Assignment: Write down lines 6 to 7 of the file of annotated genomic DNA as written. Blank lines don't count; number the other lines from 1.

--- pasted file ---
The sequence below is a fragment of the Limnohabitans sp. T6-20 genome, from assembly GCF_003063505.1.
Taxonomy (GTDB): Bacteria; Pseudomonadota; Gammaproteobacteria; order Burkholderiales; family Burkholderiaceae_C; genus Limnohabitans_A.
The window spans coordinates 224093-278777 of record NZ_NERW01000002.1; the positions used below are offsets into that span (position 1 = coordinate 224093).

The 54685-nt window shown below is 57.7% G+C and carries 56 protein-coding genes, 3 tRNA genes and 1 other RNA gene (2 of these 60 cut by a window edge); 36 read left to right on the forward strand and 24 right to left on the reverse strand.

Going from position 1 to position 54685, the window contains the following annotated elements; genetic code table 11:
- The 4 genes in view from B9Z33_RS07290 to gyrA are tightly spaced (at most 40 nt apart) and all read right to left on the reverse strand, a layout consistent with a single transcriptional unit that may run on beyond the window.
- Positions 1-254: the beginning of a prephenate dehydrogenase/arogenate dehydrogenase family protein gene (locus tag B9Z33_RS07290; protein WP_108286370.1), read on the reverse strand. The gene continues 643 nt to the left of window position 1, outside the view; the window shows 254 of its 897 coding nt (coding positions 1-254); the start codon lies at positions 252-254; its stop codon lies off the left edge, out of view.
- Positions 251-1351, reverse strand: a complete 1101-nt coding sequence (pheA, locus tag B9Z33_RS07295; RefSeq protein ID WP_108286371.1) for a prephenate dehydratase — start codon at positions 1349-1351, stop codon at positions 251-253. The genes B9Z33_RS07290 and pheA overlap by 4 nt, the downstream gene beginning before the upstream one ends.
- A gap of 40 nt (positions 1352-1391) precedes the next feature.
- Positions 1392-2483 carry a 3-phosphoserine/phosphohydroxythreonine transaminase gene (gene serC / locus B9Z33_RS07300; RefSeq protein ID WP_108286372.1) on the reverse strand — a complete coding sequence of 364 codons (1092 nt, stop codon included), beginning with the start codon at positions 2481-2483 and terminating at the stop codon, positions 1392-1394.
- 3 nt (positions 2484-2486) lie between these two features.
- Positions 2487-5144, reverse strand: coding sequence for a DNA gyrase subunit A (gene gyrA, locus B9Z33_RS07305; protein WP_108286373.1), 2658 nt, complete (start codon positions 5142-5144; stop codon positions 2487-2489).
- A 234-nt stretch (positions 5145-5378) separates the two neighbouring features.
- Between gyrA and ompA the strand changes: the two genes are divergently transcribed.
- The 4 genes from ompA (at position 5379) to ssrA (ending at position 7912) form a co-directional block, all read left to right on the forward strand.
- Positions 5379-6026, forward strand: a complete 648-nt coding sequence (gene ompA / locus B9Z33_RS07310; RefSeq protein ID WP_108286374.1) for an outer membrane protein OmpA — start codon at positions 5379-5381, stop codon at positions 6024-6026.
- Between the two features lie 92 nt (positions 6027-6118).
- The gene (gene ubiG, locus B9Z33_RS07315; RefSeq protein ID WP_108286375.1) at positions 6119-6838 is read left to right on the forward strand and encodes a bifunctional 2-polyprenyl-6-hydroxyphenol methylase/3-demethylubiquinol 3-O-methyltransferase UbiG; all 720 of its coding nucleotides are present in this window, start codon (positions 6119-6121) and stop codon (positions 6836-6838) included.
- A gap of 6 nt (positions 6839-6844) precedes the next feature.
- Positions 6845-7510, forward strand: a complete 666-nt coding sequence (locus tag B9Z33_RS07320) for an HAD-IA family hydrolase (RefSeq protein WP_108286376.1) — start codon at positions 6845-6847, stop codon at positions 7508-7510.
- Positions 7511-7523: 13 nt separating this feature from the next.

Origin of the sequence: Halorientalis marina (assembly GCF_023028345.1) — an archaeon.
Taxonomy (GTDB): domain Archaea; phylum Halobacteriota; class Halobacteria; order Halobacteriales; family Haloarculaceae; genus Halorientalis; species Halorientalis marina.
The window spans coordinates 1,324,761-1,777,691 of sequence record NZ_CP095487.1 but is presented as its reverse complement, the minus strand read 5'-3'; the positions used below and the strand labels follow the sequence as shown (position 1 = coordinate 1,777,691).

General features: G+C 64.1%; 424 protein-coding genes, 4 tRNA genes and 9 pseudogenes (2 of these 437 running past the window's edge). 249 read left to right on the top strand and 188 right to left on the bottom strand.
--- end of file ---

- The 4 genes in view from B9Z33_RS07290 to gyrA are tightly spaced (at most 40 nt apart) and all read right to left on the reverse strand, a layout consistent with a single transcriptional unit that may run on beyond the window.
- Positions 1-254: the beginning of a prephenate dehydrogenase/arogenate dehydrogenase family protein gene (locus tag B9Z33_RS07290; protein WP_108286370.1), read on the reverse strand. The gene continues 643 nt to the left of window position 1, outside the view; the window shows 254 of its 897 coding nt (coding positions 1-254); the start codon lies at positions 252-254; its stop codon lies off the left edge, out of view.